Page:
The first modules we developed in this series focused on linear programming. The father of linear programming is George Dantzig, who developed between 1947 and 1949 the foundation concepts for framing and solving linear programming problems. During WWII, he worked on developing various plans or proposed schedules of training, logistics supply and deployment which the military calls "programs." After the war he was challenged to find an efficient way to develop these programs. He came to recognize that the planning problem could be formulated as a system of linear inequalities. His next challenge involved the concept of a goal. At that time, when managers thought of goals, they generally meant rules of thumb for carrying out a goal. A navy man might have said our goal is to win the war and we can do that by building more battleships. Dantzig was the first to express the criterion for selecting a good or best plan as an explicit mathematical function that we now call the objective function. All of this work would have been of limited practical value without an efficient method, or algorithm, for finding the optimal solution to a set of linear inequalities that maximizes (profit) or minimizes (cost) of an objective function. He therefore proceeded to develop the simplex algorithm which efficiently solves this problem.

Economists were excited by these developments. Several attendees at a first conference entitled Activity Analysis of Production and Allocation went on to win Nobel prizes in economics with their work drawing on linear programming to model fundamental economic principles.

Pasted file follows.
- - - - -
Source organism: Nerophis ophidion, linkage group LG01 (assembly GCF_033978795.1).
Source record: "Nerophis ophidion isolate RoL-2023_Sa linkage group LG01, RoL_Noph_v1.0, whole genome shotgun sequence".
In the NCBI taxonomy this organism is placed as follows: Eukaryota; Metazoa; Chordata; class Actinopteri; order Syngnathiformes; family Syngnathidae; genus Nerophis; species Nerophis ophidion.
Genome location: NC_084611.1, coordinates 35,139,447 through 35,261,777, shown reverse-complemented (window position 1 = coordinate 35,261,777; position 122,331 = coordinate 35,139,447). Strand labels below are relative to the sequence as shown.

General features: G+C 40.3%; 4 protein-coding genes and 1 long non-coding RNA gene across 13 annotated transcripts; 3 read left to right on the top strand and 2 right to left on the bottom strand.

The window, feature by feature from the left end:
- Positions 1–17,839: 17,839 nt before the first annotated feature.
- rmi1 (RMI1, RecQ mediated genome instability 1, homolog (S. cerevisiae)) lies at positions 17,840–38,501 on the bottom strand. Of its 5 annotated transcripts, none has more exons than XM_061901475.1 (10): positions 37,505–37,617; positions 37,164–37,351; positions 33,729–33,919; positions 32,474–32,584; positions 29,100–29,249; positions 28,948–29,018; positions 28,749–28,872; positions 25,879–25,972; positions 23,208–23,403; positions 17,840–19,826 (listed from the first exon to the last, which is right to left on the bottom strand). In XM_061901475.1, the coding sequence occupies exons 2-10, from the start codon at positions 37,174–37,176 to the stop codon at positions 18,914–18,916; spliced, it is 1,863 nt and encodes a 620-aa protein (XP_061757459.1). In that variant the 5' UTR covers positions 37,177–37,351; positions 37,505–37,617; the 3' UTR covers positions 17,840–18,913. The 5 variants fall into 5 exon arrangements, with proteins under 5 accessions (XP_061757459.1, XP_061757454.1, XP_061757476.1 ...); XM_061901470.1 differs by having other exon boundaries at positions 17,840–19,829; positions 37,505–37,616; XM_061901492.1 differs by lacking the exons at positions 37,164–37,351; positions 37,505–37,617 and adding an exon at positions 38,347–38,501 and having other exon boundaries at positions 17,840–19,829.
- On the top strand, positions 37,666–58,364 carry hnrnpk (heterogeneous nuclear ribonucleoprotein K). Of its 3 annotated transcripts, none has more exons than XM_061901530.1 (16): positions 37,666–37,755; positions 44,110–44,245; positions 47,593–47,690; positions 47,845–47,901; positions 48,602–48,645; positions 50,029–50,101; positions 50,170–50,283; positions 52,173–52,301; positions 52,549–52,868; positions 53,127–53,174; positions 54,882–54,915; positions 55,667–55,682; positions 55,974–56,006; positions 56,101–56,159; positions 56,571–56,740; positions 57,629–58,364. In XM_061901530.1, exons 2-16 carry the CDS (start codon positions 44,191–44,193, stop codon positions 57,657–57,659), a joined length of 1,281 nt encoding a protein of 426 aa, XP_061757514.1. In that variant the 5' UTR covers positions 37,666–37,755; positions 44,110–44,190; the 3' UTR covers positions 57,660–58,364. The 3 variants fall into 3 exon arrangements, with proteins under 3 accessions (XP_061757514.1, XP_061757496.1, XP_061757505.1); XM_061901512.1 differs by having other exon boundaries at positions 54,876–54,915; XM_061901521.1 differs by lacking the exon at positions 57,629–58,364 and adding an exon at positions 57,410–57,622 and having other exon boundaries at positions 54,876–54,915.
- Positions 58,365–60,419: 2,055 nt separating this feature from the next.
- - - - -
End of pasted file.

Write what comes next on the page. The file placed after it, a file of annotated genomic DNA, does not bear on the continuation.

The first problem Dantzig solved, much to the chagrin of his wife, was a minimum cost diet problem that involved the solution of nine equations (nutrition requirements) with seventy-seven decision variables. The National Bureau of Standards supervised the solution which took 120 man days using hand-operated desk calculators. (His wife rejected the minimum cost diet as boring.) Nowadays, a standard personal computer could handle this problem in under a second. EXCEL spreadsheet software includes as a standard addition a module called "solver," which includes a linear programming solver.

As mainframe computers became available in the 50's and grew more and more powerful, the first major users of the simplex algorithm to solve practical problems were the petroleum and chemical industries. One use was to minimize the cost of blending gasoline to meet certain performance and content criterion. The field of linear programming grew exponentially and led to the development of non-linear programming in which inequalities and/or the objective function are non-linear functions. Another extension is called integer programming (combinatorics) in which the variables must take on only integer values. These disciplines are collectively called mathematical programming.